What you need to know about digital TV antennas before you buy

The last analogue TV signal in Australia was switched off back in 2013. Since then, many homeowners have been accessing digital TV channels through a conventional analogue antenna.

This means the quality of signal and the number of channels you can access is limited compared to a native digital aerial. For this reason, many homeowners are now considering upgrading to a native digital antenna.

So in this guide, we are going to look at the things you need to know about digital antennas before making the upgrade:

1. Size and shape matters

The bigger the antenna the more surface area it has, so the wider range of frequencies it can pick up. This means a bigger antenna will be able to pick up weaker signals than a smaller one. This is an important consideration if you live in a remote area.

The shape of the antenna also plays a factor in the quality of the signal. Some antennas are designed to pick up specific frequencies such as VHF for example. The right shaped aerial for your home will depend on its location and the direction of the signal.

The antenna experts at Smillie Electrical can help you choose the right type of digital antenna for your location.

2. Indoor vs outdoor antennas

Digital antennas can be installed either inside or outside the home. While indoor aerials are much easier to install, up to 50% of the signal can be lost. So an exterior mounted aerial is the preferred method, especially if you want to maintain HD signal quality.

If an exterior aerial is not possible on your property, you should look to install a loft antenna over a standard indoor one. This is because loft antennas pick up more of the signal than indoor antennas, but they still underperform outdoor antennas.

3. The types of antenna

When it comes to digital antennas there are several different types to choose from. We’ll look a the four main types here:


Dipoles are synonymous with the rabbit ear interior antenna that were popular in the early noughties. They consist of two identical antennas connected to a single TV tuner. Dipoles can consist of single or stacked conductors which help to improve performance.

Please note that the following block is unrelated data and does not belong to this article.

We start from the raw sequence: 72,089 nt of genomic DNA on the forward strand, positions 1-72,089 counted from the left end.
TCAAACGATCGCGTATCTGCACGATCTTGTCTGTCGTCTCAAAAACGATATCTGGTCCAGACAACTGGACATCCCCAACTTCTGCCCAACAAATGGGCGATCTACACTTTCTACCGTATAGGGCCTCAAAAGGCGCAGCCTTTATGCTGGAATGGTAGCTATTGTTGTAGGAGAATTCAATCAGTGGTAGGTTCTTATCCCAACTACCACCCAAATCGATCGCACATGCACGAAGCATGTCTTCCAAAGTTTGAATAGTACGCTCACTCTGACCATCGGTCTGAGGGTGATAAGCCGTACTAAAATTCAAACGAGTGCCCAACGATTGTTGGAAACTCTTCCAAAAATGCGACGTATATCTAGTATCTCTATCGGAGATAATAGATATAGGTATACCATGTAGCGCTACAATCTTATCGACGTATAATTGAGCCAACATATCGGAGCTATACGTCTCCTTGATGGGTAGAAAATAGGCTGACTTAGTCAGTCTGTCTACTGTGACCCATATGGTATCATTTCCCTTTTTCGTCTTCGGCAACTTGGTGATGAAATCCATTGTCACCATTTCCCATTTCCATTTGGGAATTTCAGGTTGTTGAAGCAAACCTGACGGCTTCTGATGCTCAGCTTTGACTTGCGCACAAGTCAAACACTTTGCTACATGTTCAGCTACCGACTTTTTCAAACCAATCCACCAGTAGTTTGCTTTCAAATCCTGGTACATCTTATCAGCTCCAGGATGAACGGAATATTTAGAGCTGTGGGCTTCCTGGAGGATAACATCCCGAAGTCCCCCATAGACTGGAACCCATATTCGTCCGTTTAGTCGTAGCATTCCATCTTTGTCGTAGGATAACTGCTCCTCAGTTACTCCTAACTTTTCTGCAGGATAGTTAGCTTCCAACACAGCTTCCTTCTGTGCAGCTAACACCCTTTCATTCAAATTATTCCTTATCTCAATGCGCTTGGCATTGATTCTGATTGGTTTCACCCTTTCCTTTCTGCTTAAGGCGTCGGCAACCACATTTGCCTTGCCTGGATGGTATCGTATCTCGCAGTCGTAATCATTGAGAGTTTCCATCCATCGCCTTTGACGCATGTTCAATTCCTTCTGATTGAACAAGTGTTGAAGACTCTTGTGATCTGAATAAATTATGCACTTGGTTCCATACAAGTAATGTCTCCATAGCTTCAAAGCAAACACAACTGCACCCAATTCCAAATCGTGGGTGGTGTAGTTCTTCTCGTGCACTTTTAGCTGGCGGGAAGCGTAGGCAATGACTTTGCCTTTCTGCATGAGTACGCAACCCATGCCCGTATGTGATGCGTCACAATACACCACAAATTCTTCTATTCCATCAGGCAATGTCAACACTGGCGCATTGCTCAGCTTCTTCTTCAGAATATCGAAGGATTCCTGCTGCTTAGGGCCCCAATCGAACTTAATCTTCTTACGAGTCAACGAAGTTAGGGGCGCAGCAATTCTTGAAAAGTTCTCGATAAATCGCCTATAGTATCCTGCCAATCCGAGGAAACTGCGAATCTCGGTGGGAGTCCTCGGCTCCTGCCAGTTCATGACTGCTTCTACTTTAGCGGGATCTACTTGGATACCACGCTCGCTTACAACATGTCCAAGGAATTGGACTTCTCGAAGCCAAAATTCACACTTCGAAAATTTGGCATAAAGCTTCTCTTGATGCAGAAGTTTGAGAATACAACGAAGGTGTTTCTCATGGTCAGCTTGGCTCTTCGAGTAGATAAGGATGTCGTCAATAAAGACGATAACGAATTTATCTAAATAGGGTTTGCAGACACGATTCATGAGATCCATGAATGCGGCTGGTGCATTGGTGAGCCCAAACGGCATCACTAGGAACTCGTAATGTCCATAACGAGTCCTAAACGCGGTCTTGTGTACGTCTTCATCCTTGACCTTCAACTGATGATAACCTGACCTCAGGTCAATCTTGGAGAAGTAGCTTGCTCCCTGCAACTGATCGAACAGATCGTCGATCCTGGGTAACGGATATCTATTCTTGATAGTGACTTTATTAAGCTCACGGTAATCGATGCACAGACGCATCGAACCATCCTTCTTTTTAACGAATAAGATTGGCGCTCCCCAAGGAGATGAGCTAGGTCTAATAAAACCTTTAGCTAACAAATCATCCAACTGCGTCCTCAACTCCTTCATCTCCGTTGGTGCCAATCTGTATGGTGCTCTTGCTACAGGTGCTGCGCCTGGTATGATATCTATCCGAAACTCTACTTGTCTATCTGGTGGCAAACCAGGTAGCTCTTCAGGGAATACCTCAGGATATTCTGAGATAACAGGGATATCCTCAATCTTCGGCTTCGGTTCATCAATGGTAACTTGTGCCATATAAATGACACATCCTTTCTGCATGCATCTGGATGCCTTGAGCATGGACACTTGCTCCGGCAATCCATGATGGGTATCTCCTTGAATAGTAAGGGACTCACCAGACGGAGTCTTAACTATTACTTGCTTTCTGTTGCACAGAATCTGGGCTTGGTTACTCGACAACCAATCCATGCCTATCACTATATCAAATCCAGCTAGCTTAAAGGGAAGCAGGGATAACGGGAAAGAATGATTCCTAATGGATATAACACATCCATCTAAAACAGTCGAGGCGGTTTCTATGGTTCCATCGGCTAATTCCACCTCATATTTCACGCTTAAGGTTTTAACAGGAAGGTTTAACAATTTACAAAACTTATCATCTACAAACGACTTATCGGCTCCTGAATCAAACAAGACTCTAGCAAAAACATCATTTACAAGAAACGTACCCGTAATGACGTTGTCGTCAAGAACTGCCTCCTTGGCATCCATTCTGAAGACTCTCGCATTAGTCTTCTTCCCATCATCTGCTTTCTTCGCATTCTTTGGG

Dipoles are compact and omnidirectional which allows them to receive signals from all directions. This makes them suitable for locations where space is at a premium, or where the strength of the signal may be blocked by mountains or trees.


Log-Periodic Dipole Array (LPDA) antenna consists of several dipoles arranged in an echelon formation. This creates a wideband antenna that is optimised for picking up VHF signals.

LPDA antennas are available with either straight or V-shaped elements. Straight antennas are good at canceling out interference, while V-shaped elements have higher gain for some VHF channels.


Reflector antennas act like a mirror helping to reflect the signal into a single dipole at the centre. They can be flat, curved or paraboloid, with the latter being familiar to most of us as a satellite dish.

Reflector antennas have excellent bandwidth, which makes them good at picking up UHF signals. However, they need to be positioned accurately to achieve the best performance. In some cases, this may not be possible due to geographic features.


The Yagi is a combination of the three other antenna types. They typically have an LPDA type array with multiple dipoles that feed the signal into the centre of a reflector. As a result, they offer excellent unidirectional performance.

However, they are sensitive to frequency so care needs to be taken to position them correctly to achieve the best performance. They are also typically more expensive than other types of antennae.

Need help choosing an antenna?

If you need help choosing the right antenna for your home, get in touch with the antenna experts at Smillie Electrical today. We have many years of experience installing digital antennas in homes in the Melbourne area.

Get in touch for a FREE consultation today by calling 03 9069 9660 or complete the contact form here and we’ll get back to you at a convenient time.

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